Publicado Dec 1, 2004

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Francisco Reyes Santias

David Vivas Consuelo

Isabel Barrachina Martínez



The private hospital sector in the UK is small compared with the National Health Service (NHS) provisions.

In per capita termsFrom a per capita perspective, there were 20 private acute beds per 100.000 population

in 1997/1998 compared with 219 per 100.000 in the acute NHS. The value of private acute hospitals and

clinics supply in 1999 for acute medical/surgical inpatient and outpatient labour was £1.548 millions.

The private health care market is complex and quite concentrated. The three largest medical insurance

companies are Bupa, PPP and WPA. Insurers have focused their cost containment efforts on reducing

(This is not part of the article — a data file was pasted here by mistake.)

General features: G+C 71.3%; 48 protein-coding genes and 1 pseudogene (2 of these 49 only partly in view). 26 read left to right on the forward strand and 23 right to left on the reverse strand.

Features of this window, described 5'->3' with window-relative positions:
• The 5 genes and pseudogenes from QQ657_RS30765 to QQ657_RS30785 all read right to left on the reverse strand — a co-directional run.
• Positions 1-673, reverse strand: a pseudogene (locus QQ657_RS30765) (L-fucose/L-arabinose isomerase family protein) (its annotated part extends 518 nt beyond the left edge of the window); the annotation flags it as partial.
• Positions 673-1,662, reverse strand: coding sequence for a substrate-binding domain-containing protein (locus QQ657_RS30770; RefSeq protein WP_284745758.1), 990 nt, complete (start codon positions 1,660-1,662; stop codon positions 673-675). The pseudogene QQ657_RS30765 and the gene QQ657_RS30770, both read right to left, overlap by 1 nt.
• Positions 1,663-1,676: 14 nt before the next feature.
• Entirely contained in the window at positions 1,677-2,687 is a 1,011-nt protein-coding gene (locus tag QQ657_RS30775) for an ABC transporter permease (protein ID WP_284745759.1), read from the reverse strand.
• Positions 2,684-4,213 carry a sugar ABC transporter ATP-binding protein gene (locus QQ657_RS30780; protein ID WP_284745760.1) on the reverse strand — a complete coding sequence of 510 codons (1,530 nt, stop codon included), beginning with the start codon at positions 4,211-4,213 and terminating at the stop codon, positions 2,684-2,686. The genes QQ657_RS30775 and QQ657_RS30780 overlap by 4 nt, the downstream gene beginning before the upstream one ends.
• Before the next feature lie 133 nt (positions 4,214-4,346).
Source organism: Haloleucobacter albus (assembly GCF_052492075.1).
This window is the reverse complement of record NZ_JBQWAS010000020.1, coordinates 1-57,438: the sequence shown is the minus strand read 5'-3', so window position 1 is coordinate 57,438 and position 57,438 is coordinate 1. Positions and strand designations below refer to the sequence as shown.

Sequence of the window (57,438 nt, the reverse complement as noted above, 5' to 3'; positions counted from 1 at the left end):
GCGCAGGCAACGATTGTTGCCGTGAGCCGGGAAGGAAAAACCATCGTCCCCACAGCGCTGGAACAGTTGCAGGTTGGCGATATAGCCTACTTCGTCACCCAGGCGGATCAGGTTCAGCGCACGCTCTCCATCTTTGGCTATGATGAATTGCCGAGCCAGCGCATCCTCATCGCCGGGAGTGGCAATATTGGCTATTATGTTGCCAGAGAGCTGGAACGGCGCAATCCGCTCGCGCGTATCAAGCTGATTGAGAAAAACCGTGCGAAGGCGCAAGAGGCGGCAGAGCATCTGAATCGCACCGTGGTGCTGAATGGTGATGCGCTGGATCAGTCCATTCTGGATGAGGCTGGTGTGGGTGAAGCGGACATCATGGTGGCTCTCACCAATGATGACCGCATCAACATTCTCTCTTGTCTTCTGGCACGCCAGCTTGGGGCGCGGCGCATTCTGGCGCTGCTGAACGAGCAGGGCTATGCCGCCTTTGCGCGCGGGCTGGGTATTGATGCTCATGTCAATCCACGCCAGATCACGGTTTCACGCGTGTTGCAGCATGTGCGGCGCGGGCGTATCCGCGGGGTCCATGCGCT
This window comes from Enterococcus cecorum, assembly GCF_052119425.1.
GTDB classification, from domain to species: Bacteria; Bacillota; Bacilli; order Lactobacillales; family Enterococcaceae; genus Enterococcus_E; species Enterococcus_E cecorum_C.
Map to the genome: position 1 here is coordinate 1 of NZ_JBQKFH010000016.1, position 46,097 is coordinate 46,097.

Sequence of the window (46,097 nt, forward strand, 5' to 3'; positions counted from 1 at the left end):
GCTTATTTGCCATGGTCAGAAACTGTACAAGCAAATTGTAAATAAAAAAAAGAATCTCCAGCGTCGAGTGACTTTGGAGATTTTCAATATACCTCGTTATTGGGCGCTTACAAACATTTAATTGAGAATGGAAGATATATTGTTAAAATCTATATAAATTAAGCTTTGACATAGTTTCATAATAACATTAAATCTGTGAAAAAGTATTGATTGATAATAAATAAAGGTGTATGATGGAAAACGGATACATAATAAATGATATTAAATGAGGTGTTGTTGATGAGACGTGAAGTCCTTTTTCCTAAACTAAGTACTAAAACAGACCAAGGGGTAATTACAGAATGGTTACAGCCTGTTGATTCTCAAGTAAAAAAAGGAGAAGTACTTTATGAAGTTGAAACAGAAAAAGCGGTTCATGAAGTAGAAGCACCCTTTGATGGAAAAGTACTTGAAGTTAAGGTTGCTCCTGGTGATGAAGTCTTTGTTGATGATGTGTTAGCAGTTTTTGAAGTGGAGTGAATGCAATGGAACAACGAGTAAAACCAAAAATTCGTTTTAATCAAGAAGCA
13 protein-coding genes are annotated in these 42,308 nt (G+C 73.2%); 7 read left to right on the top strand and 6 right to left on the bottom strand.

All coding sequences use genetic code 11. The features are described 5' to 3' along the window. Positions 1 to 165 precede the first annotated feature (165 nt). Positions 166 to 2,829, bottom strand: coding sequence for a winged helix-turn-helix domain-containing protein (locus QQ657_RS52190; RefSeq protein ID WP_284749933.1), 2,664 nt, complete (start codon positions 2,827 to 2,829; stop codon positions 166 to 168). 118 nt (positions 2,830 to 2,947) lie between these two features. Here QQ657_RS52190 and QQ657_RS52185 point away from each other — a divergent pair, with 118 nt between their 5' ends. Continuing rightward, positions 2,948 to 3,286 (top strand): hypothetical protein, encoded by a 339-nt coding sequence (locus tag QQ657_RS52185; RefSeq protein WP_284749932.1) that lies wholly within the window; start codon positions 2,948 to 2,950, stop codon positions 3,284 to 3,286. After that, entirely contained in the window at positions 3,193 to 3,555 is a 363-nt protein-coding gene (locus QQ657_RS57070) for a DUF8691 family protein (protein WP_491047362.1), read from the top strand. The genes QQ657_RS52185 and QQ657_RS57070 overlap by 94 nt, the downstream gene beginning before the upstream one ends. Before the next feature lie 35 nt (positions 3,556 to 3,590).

provider prices charged by private hospital.

The demand volume for private healthcare has always been associated with dissatisfaction due to public

supply provided by the NHS. There are some 14.000 private practice consultants in 15 medical and surgical

specialities in the UK. The estimated average net private income per NHS consultant in 2000 was £44.000.

Within the acute sector, privately-owned hospitals compete with each other for business in the same way

as private insurance companies do for large, stable insured populations. In this competition, the private sector

has focused on reducing margin rate strategies. We consider unlikely that an aggressive reaction of the private

sector will outbid the NHS for consultant time.

Cómo citar
Reyes Santias, F., Vivas Consuelo, D., & Barrachina Martínez, I. (2004). Healthcare services in the U.K. P rivate sector and the new consultant Contract : key statistics and trends. Gerencia Y Políticas De Salud, 3(7). Recuperado a partir de